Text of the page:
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Saskatchewan’s health-care workers want their voices to be heard when the province begins distributing federal health-care funding announced Wednesday.
Under the agreement in principle, Saskatchewan would receive a one-time investment of $61 million in health care funding and an additional $111 million annually over 10 years.
Saskatchewan College of Family Doctors president Dr. Andreas Muller says one in six Saskatchewan residents currently does not have a family doctor, leading to long wait times at the province’s emergency rooms and walk-in clinics Used to be.
He wants to see a significant portion of federal funding go toward restructuring the way primary care is provided in the province.
Muller co-authored an op-ed titled ‘Physician-Led, Team-Based Care is the Path to Better Access for Patients’ with Dr. John Gevre, President of the Saskatchewan Medical Association.
Mueller says a team-based care model would allow family doctors to have a team of medical practitioners such as nurses, pharmacists and social workers perform tasks in their clinics that do not necessarily require the family doctor’s expertise. be required.
“Not everything that a patient presents should be seen by the family doctor,” Muller said. For example, getting wax out of the ear: if you have a good office nurse who can do that, it frees up the family doctor to deal with more complicated patients.
“Maybe if I see them sooner, I can keep them from going to the emergency room.”
team based care
Mueller says the transition to team-based care in clinics will allow family doctors to see more patients.
“We did a rough calculation the other day: if we could have a social worker, a nurse practitioner, a pharmacist and maybe a physiotherapist, we [family doctors at Muller’s clinic] “Maybe each could take five to 10 more families into our practice,” Muller said.
“If you implement this across the province that could be a significant improvement in the care of patients.”
Glenn Murray, a pharmacist and co-owner of Legends Medical Clinic in Warman, says adding nurse practitioners to physician practices can result in longer wait times at his walk-in clinic.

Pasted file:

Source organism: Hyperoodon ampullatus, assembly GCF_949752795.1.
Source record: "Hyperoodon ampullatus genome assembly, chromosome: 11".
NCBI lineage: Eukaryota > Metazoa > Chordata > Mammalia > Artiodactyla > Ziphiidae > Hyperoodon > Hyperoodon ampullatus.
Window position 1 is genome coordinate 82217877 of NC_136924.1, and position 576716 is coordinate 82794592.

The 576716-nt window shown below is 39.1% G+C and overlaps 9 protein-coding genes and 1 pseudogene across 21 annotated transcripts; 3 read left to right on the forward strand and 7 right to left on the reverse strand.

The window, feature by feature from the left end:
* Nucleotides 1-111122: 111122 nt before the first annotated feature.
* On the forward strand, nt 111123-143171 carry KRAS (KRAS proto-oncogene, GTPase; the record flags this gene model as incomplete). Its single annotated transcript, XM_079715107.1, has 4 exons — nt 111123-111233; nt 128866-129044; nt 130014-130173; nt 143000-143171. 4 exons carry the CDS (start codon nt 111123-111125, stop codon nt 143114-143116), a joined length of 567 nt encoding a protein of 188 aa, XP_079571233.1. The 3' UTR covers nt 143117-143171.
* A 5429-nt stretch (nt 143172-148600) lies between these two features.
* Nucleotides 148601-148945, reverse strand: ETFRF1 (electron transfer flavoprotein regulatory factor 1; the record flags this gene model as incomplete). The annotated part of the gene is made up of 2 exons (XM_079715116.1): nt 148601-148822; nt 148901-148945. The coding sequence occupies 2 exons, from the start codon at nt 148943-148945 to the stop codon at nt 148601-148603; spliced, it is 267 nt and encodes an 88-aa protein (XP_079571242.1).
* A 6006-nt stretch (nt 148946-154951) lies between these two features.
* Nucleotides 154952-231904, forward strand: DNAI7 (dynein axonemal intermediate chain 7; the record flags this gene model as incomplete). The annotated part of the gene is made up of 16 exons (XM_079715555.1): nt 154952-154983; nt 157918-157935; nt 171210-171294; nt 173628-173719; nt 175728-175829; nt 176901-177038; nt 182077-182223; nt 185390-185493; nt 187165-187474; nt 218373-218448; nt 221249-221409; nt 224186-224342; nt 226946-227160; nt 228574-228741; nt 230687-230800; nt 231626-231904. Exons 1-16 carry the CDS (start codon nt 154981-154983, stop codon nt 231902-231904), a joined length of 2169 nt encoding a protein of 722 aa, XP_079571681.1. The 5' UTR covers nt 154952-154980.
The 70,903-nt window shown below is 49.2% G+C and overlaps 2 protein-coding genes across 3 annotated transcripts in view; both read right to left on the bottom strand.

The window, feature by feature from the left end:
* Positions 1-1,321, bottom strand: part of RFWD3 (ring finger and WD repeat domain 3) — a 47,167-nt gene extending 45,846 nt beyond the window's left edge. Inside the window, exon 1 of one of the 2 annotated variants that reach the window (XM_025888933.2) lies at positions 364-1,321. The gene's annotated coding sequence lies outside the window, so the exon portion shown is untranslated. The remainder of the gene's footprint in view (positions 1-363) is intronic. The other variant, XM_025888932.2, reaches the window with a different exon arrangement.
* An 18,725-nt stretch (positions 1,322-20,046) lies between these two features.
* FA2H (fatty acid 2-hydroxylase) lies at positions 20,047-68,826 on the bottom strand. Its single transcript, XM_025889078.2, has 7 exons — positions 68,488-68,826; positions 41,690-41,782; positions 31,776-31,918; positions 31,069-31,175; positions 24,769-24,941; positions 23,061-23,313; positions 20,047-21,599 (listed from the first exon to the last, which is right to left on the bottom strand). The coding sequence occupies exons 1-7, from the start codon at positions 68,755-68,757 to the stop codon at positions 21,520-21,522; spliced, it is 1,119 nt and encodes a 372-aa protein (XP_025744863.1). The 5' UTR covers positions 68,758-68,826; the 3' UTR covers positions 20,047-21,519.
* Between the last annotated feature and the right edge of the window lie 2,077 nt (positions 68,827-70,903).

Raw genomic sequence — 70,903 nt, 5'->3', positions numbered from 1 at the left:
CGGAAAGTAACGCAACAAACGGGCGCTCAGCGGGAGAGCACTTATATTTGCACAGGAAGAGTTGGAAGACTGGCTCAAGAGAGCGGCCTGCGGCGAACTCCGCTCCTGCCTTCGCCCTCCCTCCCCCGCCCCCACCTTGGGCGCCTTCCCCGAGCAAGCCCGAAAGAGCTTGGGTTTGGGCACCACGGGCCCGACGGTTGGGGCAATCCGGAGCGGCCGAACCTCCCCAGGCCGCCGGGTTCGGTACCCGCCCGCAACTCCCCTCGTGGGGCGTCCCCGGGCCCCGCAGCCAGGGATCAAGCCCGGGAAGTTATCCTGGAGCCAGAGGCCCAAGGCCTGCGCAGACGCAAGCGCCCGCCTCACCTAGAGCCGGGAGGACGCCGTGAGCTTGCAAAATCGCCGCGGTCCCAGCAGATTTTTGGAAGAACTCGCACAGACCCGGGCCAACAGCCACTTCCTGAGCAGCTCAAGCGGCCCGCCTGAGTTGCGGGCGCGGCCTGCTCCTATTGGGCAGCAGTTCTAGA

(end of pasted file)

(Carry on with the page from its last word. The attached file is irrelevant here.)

“The walk-ins continue to fill up with orphaned patients — those who had family doctors for years and have now lost them,” Murray said. “We’re talking about thousands of patients in the local area here in Saskatoon.
“It’s overwhelming for the whole system. It’s scary.”
Murray currently has three physicians at the Legends Medical Clinic, but says two may leave soon.
Murray said, “Warman doesn’t have any doctors other than our clinic.” The recruitment is done exclusively and by us alone.”
Murray says he has asked the provincial government to reimburse him for the clinic’s recruiting efforts, but has not received a response.
Mueller believes the shift to team-based care could result in fewer family doctors leaving the province.
“It would be beneficial if we could reduce the excessive stress experienced by current practicing family physicians, making them more likely to stay,” Muller said.
Retaining nurses is important: union president
Tracey Zambori, president of the nurses union of Saskatchewan, says the provincial government should focus on retaining the province’s nurses
“There is no tertiary facility, regional facility or municipality that has not been deeply affected by the nursing crisis in this province,” Zambori said. “If we don’t hire late- to mid-career nurses, it won’t matter how many nurses we bring in.”
Jamboree says experienced nurses are important for instilling confidence in new nurses so they will stay in the field.
“They’re saying ‘I didn’t sign up for this. I didn’t sign up for having no leadership, feeling the way I’m being treated, putting my career on the line. I can’t provide safe care,'” Zambori said.
Zambori says the province’s nursing shortage is causing long surgical wait times, busy emergency rooms and affecting medical outcomes for patients.
She says she wants some of the federal money to be used to create a provincial nursing task force that would focus on keeping nurses in Saskatchewan.
“If we don’t have enough registered nurses to actually provide care, there’s no possible way we’re going to be able to improve anything because there just aren’t enough staff to do that,” Zambori said.
Saskatchewan Health Minister Paul Merriman said Wednesday that part of the $61 million will go towards additional places at nursing schools.
Where is the rest of the money going?
Health Canada says the $61 million immediate investment “will meet urgent needs, particularly in pediatric hospitals and emergency rooms, and long wait times for surgery.”
Merriman described the agreement as “a positive step that will accelerate and enhance the work already underway.”
“Saskatchewan continues to make record investments in the health care system to address key priorities such as reducing surgical backlogs and wait times and increasing access to mental health services,” Merriman told reporters Wednesday.
Merriman said in addition to a one-time $61 million funding injection, the federal government has set aid targets for the province to reach specific areas such as mental health and addictions, primary care and seniors’ care.